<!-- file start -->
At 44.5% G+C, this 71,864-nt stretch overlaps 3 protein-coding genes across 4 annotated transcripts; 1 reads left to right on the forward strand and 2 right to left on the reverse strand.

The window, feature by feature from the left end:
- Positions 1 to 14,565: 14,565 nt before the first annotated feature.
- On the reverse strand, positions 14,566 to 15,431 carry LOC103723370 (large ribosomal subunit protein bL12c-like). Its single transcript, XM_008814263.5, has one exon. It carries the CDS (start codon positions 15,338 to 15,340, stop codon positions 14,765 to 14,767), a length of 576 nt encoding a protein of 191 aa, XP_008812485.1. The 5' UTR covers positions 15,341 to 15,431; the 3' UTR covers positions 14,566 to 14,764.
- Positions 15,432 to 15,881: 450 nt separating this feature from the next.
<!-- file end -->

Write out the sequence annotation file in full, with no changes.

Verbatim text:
At 44.5% G+C, this 71,864-nt stretch overlaps 3 protein-coding genes across 4 annotated transcripts; 1 reads left to right on the forward strand and 2 right to left on the reverse strand.

The window, feature by feature from the left end:
- Positions 1 to 14,565: 14,565 nt before the first annotated feature.
- On the reverse strand, positions 14,566 to 15,431 carry LOC103723370 (large ribosomal subunit protein bL12c-like). Its single transcript, XM_008814263.5, has one exon. It carries the CDS (start codon positions 15,338 to 15,340, stop codon positions 14,765 to 14,767), a length of 576 nt encoding a protein of 191 aa, XP_008812485.1. The 5' UTR covers positions 15,341 to 15,431; the 3' UTR covers positions 14,566 to 14,764.
- Positions 15,432 to 15,881: 450 nt separating this feature from the next.